Now, about those deep, dreaded menus... as I said they're not that bad. Nowhere nearly as bad as I'd been lead to believe, and nothing at all compared to working through, say, programming a few repeaters by hand into a Baofeng. What's more, here's the upside to the menu stew: a lot of people buy FT-857Ds, get frustrated, and flip them after about six months! That's right, there's a seemingly never-ending trickle of these into hamfests, usually discounted by about $100-$200. So show up early with cash and you might get a deal. Worked for me, anyway. Even though mine didn't come with a factory box, the thing's like new.
One more item worth mentioning is that this probably isn't the radio for a new ham. It's a great second radio, a great camping radio, a great hurricane season radio, but the controls are a little too involved and funky for the newbie. The exception to this is if you're just bent on having this wonderful little puzzlebox from the get-go, and you know a nearby experienced ham who has one. (protip: offerings of beer may help) Then you might swing it.
If you want more reviews, here's a bunch from over at eHam. I'm trustworthy, but it's worth a few more opinions before you lay your money down. My bottom line rating, using eHam's 5-star system, is 4 out of 5. It's not a sterling performer but it gets B's all around, and for the price it is hard to imagine anything else coming close.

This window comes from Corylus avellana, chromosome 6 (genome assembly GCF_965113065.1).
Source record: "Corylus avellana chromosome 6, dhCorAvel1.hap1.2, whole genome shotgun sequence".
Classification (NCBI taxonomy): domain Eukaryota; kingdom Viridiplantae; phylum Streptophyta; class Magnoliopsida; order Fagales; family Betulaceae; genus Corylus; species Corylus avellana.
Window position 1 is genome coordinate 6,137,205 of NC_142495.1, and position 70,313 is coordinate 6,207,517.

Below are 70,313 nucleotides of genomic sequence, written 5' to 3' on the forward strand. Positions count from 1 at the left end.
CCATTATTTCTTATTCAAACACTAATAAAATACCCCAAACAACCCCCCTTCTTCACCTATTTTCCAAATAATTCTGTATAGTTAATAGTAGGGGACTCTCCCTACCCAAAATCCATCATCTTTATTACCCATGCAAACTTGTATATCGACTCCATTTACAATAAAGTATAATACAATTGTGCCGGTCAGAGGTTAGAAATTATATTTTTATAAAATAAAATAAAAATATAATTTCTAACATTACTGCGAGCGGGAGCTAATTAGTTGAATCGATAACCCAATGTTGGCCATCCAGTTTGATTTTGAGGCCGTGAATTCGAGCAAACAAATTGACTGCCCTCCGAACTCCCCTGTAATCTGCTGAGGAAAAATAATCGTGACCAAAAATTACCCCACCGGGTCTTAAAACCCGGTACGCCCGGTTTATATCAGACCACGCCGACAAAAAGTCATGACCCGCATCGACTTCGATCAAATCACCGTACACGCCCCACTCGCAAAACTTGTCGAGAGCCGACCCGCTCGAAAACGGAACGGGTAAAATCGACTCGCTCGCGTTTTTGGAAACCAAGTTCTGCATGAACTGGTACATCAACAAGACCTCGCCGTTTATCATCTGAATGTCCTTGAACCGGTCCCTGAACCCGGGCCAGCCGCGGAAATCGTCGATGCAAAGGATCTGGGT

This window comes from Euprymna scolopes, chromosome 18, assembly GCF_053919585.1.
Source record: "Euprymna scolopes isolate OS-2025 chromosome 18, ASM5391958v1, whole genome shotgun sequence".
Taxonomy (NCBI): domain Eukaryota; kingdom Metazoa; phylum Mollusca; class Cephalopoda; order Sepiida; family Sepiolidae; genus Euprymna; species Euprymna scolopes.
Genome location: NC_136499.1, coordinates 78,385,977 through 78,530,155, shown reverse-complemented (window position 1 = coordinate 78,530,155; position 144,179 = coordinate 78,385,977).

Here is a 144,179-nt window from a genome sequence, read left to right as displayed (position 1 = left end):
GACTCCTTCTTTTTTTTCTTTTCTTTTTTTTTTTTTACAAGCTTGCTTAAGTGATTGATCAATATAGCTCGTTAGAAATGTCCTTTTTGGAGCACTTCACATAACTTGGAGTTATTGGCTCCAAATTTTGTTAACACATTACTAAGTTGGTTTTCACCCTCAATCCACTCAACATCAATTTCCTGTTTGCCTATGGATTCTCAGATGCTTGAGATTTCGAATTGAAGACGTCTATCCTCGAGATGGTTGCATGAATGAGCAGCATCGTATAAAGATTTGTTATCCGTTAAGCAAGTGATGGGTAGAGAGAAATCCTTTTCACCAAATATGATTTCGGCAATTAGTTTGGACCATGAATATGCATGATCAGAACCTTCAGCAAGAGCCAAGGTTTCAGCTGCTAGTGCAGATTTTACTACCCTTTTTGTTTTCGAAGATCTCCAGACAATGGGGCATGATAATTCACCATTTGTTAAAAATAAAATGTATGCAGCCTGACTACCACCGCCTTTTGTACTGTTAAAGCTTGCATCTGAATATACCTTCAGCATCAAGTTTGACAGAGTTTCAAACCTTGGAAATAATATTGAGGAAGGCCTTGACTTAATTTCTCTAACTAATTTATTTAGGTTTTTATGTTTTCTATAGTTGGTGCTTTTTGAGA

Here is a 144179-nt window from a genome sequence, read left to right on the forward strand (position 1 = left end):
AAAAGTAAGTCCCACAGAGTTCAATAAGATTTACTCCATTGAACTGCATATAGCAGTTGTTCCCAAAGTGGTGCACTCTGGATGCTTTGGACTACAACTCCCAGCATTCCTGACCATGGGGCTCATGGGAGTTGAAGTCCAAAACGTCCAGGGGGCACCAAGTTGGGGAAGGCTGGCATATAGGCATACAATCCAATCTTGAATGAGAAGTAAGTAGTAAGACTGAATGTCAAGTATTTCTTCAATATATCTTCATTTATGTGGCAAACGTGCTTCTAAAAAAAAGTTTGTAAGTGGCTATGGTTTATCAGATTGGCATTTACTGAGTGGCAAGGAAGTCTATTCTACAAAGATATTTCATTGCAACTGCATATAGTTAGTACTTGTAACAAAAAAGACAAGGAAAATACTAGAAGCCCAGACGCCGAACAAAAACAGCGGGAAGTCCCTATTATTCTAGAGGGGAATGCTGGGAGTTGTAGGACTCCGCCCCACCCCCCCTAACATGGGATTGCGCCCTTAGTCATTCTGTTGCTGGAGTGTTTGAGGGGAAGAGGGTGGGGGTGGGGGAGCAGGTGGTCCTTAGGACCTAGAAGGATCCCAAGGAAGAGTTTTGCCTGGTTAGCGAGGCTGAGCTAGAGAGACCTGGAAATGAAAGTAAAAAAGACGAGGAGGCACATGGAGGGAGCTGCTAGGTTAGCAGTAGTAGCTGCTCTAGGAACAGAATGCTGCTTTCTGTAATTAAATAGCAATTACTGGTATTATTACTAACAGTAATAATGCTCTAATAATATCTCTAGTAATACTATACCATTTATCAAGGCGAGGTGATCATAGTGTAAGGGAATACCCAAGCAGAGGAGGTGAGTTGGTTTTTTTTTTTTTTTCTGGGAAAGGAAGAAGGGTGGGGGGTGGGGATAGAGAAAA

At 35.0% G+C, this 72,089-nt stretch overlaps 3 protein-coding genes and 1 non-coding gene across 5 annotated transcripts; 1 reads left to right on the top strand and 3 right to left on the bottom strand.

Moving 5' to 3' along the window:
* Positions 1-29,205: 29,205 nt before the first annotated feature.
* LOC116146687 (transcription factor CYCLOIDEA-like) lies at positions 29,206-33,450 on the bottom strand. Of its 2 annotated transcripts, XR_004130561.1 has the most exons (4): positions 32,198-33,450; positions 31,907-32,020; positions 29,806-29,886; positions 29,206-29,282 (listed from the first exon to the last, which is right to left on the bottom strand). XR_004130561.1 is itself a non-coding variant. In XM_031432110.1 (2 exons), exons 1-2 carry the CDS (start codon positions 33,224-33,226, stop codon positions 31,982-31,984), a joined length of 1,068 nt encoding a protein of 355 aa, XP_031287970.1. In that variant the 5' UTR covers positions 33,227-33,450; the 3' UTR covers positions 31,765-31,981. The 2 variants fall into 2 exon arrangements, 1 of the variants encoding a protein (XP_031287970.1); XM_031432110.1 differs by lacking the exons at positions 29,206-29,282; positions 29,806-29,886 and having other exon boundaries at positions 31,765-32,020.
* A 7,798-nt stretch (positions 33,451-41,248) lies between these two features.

The Yaesu FT-857D in its natural element, namely hot-wired into a '97 F-150. Watch for spiders.
ps: Follow-up thoughts after weekend of camping with the 857D.
(1) The DSP is good and worthwhile, but nowhere nearly as good as the IF DSP in my 450D.
(2) The lack of a roofing filter (or maybe it has one, but a pretty poor one if it does) effectively let the receiver blank out whenever somebody in the campsite was transmitting on the same band. Not a big deal under normal circumstances, but it makes me re-think taking it to a large event like Field Day.
(3) Under field conditions, the menu system was perfectly useable. At least, no worse than in the shack.
(4) It's a blast to operate! Something about the light weight, "toss it in the truck, open the hood, operate off the top of the radiator" made it all the more fun.
(5) Just shut up and get the rails for yours already. They make the thing all the more field-worthy.
(6) I'm building up an all-in-one go-bag for this and the antennas. Will post as soon as it's slick enough for public consumption.